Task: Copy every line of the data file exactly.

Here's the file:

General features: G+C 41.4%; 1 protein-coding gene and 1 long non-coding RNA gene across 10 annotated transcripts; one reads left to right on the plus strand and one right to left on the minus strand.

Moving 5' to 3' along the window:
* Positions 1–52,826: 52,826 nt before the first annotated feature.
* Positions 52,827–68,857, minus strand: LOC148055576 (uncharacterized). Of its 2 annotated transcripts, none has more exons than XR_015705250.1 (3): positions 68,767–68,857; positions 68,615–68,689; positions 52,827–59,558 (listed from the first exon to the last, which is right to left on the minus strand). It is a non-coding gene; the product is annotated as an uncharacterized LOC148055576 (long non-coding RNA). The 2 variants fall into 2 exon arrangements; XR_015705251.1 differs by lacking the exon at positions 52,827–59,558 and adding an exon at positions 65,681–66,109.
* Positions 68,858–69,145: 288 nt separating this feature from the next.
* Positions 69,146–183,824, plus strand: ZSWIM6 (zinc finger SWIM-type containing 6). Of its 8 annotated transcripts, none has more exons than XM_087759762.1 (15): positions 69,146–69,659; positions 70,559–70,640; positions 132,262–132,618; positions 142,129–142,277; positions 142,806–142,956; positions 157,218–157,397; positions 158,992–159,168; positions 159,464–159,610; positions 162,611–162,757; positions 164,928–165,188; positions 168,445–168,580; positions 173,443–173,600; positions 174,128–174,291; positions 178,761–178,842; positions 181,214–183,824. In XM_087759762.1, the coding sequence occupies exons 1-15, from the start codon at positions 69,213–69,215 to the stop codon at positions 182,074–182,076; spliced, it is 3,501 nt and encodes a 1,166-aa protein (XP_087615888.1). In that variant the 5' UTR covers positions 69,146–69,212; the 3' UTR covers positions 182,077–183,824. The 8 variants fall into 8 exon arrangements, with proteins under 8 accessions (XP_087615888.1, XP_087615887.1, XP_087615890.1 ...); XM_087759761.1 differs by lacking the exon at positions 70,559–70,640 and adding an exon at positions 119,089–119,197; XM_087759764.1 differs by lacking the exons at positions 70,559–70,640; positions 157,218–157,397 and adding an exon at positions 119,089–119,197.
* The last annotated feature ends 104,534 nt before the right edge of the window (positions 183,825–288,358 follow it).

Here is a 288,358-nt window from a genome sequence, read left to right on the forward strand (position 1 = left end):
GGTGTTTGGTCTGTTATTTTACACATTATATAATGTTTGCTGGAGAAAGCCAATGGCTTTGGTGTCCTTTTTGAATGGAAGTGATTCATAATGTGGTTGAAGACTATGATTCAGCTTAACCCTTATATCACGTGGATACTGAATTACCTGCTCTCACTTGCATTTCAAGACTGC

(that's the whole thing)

General features: G+C 41.4%; 1 protein-coding gene and 1 long non-coding RNA gene across 10 annotated transcripts; one reads left to right on the plus strand and one right to left on the minus strand.

Moving 5' to 3' along the window:
* Positions 1–52,826: 52,826 nt before the first annotated feature.
* Positions 52,827–68,857, minus strand: LOC148055576 (uncharacterized). Of its 2 annotated transcripts, none has more exons than XR_015705250.1 (3): positions 68,767–68,857; positions 68,615–68,689; positions 52,827–59,558 (listed from the first exon to the last, which is right to left on the minus strand). It is a non-coding gene; the product is annotated as an uncharacterized LOC148055576 (long non-coding RNA). The 2 variants fall into 2 exon arrangements; XR_015705251.1 differs by lacking the exon at positions 52,827–59,558 and adding an exon at positions 65,681–66,109.
* Positions 68,858–69,145: 288 nt separating this feature from the next.
* Positions 69,146–183,824, plus strand: ZSWIM6 (zinc finger SWIM-type containing 6). Of its 8 annotated transcripts, none has more exons than XM_087759762.1 (15): positions 69,146–69,659; positions 70,559–70,640; positions 132,262–132,618; positions 142,129–142,277; positions 142,806–142,956; positions 157,218–157,397; positions 158,992–159,168; positions 159,464–159,610; positions 162,611–162,757; positions 164,928–165,188; positions 168,445–168,580; positions 173,443–173,600; positions 174,128–174,291; positions 178,761–178,842; positions 181,214–183,824. In XM_087759762.1, the coding sequence occupies exons 1-15, from the start codon at positions 69,213–69,215 to the stop codon at positions 182,074–182,076; spliced, it is 3,501 nt and encodes a 1,166-aa protein (XP_087615888.1). In that variant the 5' UTR covers positions 69,146–69,212; the 3' UTR covers positions 182,077–183,824. The 8 variants fall into 8 exon arrangements, with proteins under 8 accessions (XP_087615888.1, XP_087615887.1, XP_087615890.1 ...); XM_087759761.1 differs by lacking the exon at positions 70,559–70,640 and adding an exon at positions 119,089–119,197; XM_087759764.1 differs by lacking the exons at positions 70,559–70,640; positions 157,218–157,397 and adding an exon at positions 119,089–119,197.
* The last annotated feature ends 104,534 nt before the right edge of the window (positions 183,825–288,358 follow it).

Here is a 288,358-nt window from a genome sequence, read left to right on the forward strand (position 1 = left end):
GGTGTTTGGTCTGTTATTTTACACATTATATAATGTTTGCTGGAGAAAGCCAATGGCTTTGGTGTCCTTTTTGAATGGAAGTGATTCATAATGTGGTTGAAGACTATGATTCAGCTTAACCCTTATATCACGTGGATACTGAATTACCTGCTCTCACTTGCATTTCAAGACTGC